Some things just run in the family. Brian Hernandez Jr. knew at a young age that he wanted to be a jockey just like his father.
“I just I grew up on [racing].” he told ESPN in a 2013 profile. “My dad started riding, and I was like 3 the first time I went to the track. I remember just always being there.”
Hernandez Jr. started breezing horses in the morning at Delta Downs from age 12 to 17, then took out a license and began his career. Hernandez Sr. was hesitant to let his son ride at first, but he understood his son’s desire to ride having watched his father for years, just as Hernandez Sr. looked up to his father, who was also in the horse racing business.
“The one thing I told him was, ‘Once you start riding, promise me you’ll finish school,’” Hernandez Sr. told ESPN in 2013. “He’d go to work in the morning…gallop, breeze horses…and go to school in the afternoons. Then after school he’d meet me and we’d go to Delta to ride the night races. Then we’d come back home and start all over again.”
Once Hernandez Jr. graduated high school in 2004 he took on bigger challenges outside of Delta Downs, riding on the Kentucky circuit. By the time he came back to Louisiana at the end of the year to grab leading rider honors at Evangeline Downs, Hernandez Jr. had won 243 races from 1,466 mounts, garnering over $4 million in purse money. He was honored with the Eclipse Award for Outstanding Apprentice that year.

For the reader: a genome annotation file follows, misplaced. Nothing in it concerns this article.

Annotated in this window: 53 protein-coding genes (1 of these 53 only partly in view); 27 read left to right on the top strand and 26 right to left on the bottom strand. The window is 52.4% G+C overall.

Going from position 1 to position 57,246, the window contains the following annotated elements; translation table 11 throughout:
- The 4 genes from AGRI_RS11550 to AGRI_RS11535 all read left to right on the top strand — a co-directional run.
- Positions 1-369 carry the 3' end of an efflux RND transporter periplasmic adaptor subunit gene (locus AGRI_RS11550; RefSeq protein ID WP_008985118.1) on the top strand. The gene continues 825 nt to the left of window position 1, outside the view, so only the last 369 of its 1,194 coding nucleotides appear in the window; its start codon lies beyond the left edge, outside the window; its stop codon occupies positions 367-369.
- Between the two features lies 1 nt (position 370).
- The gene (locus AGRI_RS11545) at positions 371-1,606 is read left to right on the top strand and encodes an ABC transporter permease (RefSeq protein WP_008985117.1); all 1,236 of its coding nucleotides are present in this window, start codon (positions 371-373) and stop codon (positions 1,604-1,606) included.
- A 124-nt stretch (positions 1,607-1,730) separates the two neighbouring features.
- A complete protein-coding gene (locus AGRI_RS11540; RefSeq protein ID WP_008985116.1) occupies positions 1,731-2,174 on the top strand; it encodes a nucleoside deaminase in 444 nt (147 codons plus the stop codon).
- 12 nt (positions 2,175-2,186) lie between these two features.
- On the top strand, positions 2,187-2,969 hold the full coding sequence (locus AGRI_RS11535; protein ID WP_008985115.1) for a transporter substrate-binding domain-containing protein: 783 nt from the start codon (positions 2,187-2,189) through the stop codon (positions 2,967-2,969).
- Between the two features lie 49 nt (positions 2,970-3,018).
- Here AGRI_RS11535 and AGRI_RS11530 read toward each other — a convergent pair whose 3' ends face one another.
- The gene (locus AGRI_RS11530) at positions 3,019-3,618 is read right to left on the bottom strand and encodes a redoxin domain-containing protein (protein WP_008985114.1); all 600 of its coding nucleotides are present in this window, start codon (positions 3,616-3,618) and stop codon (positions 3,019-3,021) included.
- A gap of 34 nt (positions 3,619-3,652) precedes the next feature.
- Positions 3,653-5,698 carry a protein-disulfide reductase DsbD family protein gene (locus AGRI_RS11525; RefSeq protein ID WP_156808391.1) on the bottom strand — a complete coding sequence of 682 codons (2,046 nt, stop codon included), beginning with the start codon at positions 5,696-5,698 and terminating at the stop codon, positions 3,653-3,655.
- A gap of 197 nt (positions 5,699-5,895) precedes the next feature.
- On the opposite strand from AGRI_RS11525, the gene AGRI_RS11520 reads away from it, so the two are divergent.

Despite his immediate success, Hernandez Jr. had a tough time securing premier mounts for quite a few years. Hernandez Jr. was the rider of Rachel Alexandra for four of her first five starts, but in advance of her 2009 championship season he was supplanted by veteran rider Calvin Borel. But his confidence did not waver.
“Everybody gets taken off now and then; it just kind of depends on the situation,” he told ESPN.
His perseverance paid off in 2012 when he landed the mount on Fort Larned in the Cornhusker Handicap at Prairie Meadows. He won that race in gate-to-wire fashion by three lengths, then invaded Saratoga and upset the Grade I Whitney.
Two starts later, Hernandez Jr. and Fort Larned would pull off another gate-to-wire stunner, taking the Breeders’ Cup Classic at Santa Anita Park. Horse and rider would add another Grade I to their résumé in 2013 (The Stephen Foster) before Fort Larned’s retirement, but the success didn’t stop there for Hernandez Jr.
He’s currently the rider of Eagle, who won the Grade III Ben Ali at Keeneland earlier this year and has been knocking on the door of Grade I success. All told, Hernandez Jr. won 162 races in 2015, his best mark since his Eclipse Award-winning season, and is on a similar pace in 2016.
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